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A simple bash script containing a self-contained function called get_dropbox_folder which sets a global variable $DROPBOX_FOLDER which is the location of the user’s dropbox folder, as extracted from the dropbox config database. Useful for when your script wants to know the location of the dropbox folder, and the user has moved it to a non-default location! Tested on Linux and MacOS X.

Feel free to copy’n’paste and reuse this function in your own bash scripts 🙂

There’s usage examples at the bottom:

  • if you run the script with no arguments i.e. “get_dropbox_folder.sh” it just prints the dropbox folder, e.g. “/home/andrew/Dropbox”
  • if you run the script with a single argument of -v i.e. “get_dropbox_folder.sh -v” it prints a bit more text, e.g. “Location of dropbox folder for ‘andrew’ is: ‘/home/andrew/Dropbox'”

“Install” instructions:

(The script will warn you if it can’t find any of the programs it relies on. The bulk of the logic of the script was borrowed from pyDropboxPath so it should work with all versions (0.7 / 0.8 / 1.0) of dropbox. The base64-decoding was borrowed from here. )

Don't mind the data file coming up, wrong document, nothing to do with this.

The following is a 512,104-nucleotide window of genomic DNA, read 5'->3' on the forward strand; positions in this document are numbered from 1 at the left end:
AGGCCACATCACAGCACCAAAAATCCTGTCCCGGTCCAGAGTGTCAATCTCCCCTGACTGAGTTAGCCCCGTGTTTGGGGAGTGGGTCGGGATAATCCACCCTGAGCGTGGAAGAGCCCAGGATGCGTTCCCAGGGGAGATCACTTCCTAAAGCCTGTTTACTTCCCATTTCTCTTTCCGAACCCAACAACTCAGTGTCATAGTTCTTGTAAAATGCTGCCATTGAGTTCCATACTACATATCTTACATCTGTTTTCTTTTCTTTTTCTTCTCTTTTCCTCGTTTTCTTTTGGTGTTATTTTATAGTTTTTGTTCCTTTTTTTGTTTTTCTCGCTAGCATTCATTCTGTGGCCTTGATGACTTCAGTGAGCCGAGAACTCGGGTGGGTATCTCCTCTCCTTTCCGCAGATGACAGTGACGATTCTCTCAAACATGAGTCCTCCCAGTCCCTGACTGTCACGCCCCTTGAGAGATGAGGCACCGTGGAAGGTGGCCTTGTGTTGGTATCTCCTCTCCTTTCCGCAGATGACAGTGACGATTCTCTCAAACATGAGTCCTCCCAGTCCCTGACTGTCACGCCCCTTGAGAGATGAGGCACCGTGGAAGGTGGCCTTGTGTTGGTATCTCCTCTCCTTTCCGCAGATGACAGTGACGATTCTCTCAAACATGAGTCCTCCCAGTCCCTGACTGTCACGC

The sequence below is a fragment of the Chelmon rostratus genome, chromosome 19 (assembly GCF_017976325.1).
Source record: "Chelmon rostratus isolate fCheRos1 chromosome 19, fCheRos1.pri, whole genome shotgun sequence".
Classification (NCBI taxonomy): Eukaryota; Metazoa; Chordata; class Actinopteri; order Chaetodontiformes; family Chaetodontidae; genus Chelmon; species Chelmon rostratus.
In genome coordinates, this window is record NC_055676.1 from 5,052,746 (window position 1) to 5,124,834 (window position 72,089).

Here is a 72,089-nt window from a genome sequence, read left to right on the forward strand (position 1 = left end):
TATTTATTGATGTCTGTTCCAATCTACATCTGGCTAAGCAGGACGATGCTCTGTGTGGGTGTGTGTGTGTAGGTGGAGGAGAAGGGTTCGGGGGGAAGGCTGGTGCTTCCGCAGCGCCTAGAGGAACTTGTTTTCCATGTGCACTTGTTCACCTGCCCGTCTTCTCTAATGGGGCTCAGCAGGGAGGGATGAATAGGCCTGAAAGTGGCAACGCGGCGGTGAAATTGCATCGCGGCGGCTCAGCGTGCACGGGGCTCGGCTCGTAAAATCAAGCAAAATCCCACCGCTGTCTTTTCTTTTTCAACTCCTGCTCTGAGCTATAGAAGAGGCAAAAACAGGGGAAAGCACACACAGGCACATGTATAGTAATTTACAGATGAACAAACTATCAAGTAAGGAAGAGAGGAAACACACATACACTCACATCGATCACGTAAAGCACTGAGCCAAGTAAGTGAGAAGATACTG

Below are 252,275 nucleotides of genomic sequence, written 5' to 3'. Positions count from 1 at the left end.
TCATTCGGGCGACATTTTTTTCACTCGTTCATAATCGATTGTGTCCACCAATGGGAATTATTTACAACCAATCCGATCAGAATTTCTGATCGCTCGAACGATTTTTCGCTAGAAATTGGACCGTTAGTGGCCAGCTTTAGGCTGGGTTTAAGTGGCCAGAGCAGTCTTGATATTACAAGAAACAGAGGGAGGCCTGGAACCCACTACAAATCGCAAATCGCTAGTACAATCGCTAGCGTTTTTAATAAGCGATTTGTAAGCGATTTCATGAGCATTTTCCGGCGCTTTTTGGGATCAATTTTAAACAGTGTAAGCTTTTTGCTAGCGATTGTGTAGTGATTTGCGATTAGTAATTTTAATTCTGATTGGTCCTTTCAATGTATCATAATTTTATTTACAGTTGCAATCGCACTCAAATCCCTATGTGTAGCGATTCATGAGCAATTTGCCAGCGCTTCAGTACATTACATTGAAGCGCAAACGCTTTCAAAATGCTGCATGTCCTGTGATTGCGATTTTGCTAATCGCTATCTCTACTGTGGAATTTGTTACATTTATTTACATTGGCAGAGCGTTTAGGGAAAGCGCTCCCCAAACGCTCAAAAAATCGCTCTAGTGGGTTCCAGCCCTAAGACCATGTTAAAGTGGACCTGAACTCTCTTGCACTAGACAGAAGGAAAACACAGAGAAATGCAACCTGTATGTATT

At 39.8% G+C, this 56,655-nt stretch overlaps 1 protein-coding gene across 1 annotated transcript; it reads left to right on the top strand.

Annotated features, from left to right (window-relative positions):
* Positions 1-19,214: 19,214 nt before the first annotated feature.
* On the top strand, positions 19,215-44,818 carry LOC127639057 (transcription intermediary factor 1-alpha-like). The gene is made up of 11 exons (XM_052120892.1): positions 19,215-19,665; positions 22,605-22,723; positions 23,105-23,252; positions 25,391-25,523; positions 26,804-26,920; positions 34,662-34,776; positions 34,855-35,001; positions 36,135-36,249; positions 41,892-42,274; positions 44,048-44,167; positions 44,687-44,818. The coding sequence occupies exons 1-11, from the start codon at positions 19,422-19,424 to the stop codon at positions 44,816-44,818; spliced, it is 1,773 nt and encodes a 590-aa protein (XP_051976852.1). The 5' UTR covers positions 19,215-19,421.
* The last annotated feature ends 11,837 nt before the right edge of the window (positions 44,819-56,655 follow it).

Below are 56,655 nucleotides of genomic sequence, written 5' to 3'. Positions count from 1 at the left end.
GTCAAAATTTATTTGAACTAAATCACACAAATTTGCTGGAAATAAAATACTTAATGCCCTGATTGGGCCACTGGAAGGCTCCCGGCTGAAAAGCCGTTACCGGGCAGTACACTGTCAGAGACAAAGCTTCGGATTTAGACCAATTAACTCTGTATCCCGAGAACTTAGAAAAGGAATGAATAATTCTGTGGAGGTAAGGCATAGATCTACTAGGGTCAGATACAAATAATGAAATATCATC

2011-11-25 – it’s now been updated to work with the 1.2.x/1.3.x versions of Dropbox too!
2011-12-11 – should now work on MacOS X too without any modification.

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  • On latest OSX you need to add “-noheader” to the SQLite calls, otherwise it prints some garbage apart from the value and it can’t be parsed as integer.

  • Lasse Steen Bohnstedt

    Running on Linux Mint 17 Qiana: I had to add a check for “$HOME/.dropbox/instance1/config.db” to get it to work (the new bit here is the “instance1/” part).
    I think a general script should probably loop through instances (if there are more than one), and do something sensible. But didn’t bother for now.